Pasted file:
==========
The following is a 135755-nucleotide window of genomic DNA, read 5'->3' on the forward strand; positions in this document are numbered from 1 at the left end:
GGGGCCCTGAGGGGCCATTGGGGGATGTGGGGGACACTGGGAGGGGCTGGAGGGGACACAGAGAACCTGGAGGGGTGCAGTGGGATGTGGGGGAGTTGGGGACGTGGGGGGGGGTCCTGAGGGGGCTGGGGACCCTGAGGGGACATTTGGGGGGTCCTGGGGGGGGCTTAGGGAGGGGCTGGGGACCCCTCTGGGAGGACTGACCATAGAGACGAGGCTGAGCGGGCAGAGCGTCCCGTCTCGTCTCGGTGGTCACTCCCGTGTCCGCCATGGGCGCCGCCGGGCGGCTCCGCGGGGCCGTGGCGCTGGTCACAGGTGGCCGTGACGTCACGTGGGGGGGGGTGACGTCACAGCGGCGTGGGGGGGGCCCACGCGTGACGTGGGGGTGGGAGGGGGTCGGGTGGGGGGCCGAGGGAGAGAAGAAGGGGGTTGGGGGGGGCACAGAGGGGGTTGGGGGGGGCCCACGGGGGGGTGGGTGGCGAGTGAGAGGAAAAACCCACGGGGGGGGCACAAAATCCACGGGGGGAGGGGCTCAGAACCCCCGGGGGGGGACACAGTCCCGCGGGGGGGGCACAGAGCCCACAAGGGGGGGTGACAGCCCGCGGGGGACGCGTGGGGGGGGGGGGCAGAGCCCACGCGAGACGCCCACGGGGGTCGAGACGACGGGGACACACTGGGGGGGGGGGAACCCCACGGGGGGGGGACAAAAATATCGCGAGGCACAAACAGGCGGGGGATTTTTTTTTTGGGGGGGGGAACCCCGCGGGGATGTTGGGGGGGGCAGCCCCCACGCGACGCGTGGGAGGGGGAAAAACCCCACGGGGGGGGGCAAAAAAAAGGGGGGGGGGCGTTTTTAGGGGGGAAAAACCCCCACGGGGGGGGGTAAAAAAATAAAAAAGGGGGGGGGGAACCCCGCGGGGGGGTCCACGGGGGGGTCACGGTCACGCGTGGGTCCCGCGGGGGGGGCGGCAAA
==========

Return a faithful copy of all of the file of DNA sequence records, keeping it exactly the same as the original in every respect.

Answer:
The following is a 135755-nucleotide window of genomic DNA, read 5'->3' on the forward strand; positions in this document are numbered from 1 at the left end:
GGGGCCCTGAGGGGCCATTGGGGGATGTGGGGGACACTGGGAGGGGCTGGAGGGGACACAGAGAACCTGGAGGGGTGCAGTGGGATGTGGGGGAGTTGGGGACGTGGGGGGGGGTCCTGAGGGGGCTGGGGACCCTGAGGGGACATTTGGGGGGTCCTGGGGGGGGCTTAGGGAGGGGCTGGGGACCCCTCTGGGAGGACTGACCATAGAGACGAGGCTGAGCGGGCAGAGCGTCCCGTCTCGTCTCGGTGGTCACTCCCGTGTCCGCCATGGGCGCCGCCGGGCGGCTCCGCGGGGCCGTGGCGCTGGTCACAGGTGGCCGTGACGTCACGTGGGGGGGGGTGACGTCACAGCGGCGTGGGGGGGGCCCACGCGTGACGTGGGGGTGGGAGGGGGTCGGGTGGGGGGCCGAGGGAGAGAAGAAGGGGGTTGGGGGGGGCACAGAGGGGGTTGGGGGGGGCCCACGGGGGGGTGGGTGGCGAGTGAGAGGAAAAACCCACGGGGGGGGCACAAAATCCACGGGGGGAGGGGCTCAGAACCCCCGGGGGGGGACACAGTCCCGCGGGGGGGGCACAGAGCCCACAAGGGGGGGTGACAGCCCGCGGGGGACGCGTGGGGGGGGGGGGCAGAGCCCACGCGAGACGCCCACGGGGGTCGAGACGACGGGGACACACTGGGGGGGGGGGAACCCCACGGGGGGGGGACAAAAATATCGCGAGGCACAAACAGGCGGGGGATTTTTTTTTTGGGGGGGGGAACCCCGCGGGGATGTTGGGGGGGGCAGCCCCCACGCGACGCGTGGGAGGGGGAAAAACCCCACGGGGGGGGGCAAAAAAAAGGGGGGGGGGCGTTTTTAGGGGGGAAAAACCCCCACGGGGGGGGGTAAAAAAATAAAAAAGGGGGGGGGGAACCCCGCGGGGGGGTCCACGGGGGGGTCACGGTCACGCGTGGGTCCCGCGGGGGGGGCGGCAAA